https://www.cancilleria.gob.ar/userfiles/ut/revantar13_0.pdf    February 1984

https://www.cancilleria.gob.ar/userfiles/ut/revantar14_0.pdf    December 1985

https://www.cancilleria.gob.ar/userfiles/ut/revantar15_0.pdf    June 1987

https://www.cancilleria.gob.ar/userfiles/ut/revantar16_0.pdf    August 1988

https://www.cancilleria.gob.ar/userfiles/ut/revantar17_0.pdf   December 1988

https://www.cancilleria.gob.ar/userfiles/ut/revantar18_0.pdf    October 1992

TNX Pedro Sarli, LU1JHF

Argentina reaffirms sovereignty over the Argentine Antarctic Sector extending between the 25th and 74th meridians of west longitude, south of the 60th parallel of south latitude.

Ever since the opening of the first scientific station (Orcadas Base WAP ARG-15) in Laurie Island, South Orkney Archipelago, on 22 February 1904, Argentina has been constantly and uninterruptedly present in Antarctica, which constitutes the longest continuous presence in such continent. Argentina has six Permanent Bases:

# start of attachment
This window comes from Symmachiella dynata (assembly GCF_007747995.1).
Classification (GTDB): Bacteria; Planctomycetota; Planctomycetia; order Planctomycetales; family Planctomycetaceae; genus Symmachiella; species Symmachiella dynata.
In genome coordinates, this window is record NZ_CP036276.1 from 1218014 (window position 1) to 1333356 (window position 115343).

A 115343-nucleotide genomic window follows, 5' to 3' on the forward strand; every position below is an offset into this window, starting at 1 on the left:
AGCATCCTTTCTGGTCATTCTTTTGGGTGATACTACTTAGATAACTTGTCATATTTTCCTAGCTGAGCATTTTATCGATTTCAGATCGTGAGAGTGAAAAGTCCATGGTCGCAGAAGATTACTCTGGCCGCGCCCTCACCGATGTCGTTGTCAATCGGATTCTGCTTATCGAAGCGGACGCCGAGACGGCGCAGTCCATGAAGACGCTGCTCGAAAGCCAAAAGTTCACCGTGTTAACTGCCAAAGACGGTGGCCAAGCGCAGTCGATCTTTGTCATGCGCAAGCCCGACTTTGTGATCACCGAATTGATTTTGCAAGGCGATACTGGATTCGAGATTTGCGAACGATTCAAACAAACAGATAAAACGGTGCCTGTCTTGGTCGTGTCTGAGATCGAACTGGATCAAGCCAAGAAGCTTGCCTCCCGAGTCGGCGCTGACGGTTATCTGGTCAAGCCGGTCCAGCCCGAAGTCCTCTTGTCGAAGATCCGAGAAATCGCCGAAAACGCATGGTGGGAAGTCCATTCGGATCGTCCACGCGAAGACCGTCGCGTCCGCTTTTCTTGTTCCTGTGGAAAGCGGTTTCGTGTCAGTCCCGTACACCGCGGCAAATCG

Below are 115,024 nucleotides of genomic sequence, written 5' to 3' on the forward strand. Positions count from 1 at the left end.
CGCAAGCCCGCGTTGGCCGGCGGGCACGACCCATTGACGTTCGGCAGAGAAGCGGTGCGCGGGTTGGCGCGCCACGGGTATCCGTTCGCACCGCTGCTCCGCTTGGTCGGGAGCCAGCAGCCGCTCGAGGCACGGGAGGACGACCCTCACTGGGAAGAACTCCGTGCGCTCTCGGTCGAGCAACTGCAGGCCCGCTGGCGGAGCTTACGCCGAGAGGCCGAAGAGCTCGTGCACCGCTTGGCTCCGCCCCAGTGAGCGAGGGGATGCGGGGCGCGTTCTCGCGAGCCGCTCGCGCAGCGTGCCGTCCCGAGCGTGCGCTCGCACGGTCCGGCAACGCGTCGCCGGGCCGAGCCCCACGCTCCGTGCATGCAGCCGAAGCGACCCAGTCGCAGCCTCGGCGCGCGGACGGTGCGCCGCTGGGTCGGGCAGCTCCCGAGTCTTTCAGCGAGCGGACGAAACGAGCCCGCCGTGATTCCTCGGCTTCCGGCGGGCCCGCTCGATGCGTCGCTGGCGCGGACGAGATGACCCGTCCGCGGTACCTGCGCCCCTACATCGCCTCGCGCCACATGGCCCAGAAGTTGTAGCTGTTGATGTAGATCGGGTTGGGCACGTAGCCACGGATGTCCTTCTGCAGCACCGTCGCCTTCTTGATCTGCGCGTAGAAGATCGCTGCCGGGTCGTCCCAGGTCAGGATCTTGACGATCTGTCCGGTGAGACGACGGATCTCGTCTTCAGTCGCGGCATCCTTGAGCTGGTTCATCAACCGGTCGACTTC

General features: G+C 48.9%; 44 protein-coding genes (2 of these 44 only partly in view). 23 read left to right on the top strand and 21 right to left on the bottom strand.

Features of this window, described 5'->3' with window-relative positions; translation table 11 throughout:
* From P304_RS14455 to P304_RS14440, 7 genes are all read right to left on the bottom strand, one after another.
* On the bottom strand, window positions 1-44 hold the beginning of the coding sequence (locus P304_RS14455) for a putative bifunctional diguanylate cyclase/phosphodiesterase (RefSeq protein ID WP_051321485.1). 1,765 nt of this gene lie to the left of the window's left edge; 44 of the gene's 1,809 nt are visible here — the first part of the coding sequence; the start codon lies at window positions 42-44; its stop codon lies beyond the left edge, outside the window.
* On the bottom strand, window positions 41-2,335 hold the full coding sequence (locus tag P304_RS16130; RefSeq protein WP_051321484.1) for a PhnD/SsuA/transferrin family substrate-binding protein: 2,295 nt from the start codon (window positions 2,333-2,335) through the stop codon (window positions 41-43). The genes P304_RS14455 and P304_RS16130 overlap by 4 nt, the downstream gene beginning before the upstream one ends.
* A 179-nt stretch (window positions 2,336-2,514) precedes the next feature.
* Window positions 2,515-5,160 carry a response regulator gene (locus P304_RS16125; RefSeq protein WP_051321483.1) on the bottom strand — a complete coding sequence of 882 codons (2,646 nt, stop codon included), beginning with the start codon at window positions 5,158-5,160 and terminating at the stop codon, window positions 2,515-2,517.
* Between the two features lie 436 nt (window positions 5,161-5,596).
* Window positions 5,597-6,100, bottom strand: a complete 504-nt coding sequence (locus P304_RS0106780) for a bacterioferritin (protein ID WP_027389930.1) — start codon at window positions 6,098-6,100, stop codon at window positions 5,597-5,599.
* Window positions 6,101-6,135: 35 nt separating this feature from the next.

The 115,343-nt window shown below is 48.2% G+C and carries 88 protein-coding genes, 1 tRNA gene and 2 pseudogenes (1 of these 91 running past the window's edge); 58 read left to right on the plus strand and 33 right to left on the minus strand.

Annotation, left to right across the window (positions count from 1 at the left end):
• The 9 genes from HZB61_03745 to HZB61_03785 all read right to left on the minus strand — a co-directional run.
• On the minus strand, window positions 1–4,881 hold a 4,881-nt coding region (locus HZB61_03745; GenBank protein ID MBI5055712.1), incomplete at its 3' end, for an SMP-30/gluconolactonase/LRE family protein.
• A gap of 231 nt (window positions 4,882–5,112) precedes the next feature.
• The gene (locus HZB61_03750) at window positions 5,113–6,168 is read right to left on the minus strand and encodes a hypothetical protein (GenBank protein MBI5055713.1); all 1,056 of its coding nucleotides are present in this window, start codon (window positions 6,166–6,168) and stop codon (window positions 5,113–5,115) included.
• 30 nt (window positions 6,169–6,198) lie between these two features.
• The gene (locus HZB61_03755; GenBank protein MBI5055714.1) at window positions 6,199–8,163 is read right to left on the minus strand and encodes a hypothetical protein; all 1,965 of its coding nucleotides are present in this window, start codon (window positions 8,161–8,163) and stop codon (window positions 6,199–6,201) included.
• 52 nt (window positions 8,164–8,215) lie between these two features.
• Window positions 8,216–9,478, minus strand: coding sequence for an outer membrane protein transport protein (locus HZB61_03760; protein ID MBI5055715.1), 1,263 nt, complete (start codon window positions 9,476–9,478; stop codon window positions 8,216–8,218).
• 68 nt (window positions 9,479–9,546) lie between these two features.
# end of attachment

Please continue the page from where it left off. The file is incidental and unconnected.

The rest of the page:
(Carlini WAP ARG-2Ø, Orcadas WAP ARG-15, Esperanza WAP ARG-Ø4, Marambio WAP ARG-21, San Martin WAP ARG-Ø8 and Belgrano II WAP ARG-Ø6) and seven Temporary Bases (Brown WAP ARG-Ø2, Primavera WAP ARG-Ø9, Decepción WAP ARG-12, Melchior WAP ARG-13, Matienzo WAP ARG-Ø1, Cámara WAP ARG-16 and Petrel WAP ARG-17).

Argentina is one of the twelve original signatories of the Antarctic Treaty signed in Washington on 1 December 1959. The Treaty sets forth that Antarctica is to be used exclusively for peaceful purposes and forbids any military activity, as well as the testing of any type of weapons. Furthermore, it properly protects the reaffirmation of Argentine sovereignty over Antarctica in the face of claims overlapping Argentina’s own. Hence, the geopolitical significance for Argentina of maintaining a strong and effective Antarctic Treaty System, which also ensures the existence of a large peace zone along our southern border.

Source: https://www.cancilleria.gob.ar/en/foreign-policy/antarctica

Auroras at Scott Base (WAP NZL-Ø1) and more …

Ross Island turned green in the weekend! This epic shot of an Aurora Australis captured by the winter Leader Jonny Harrison.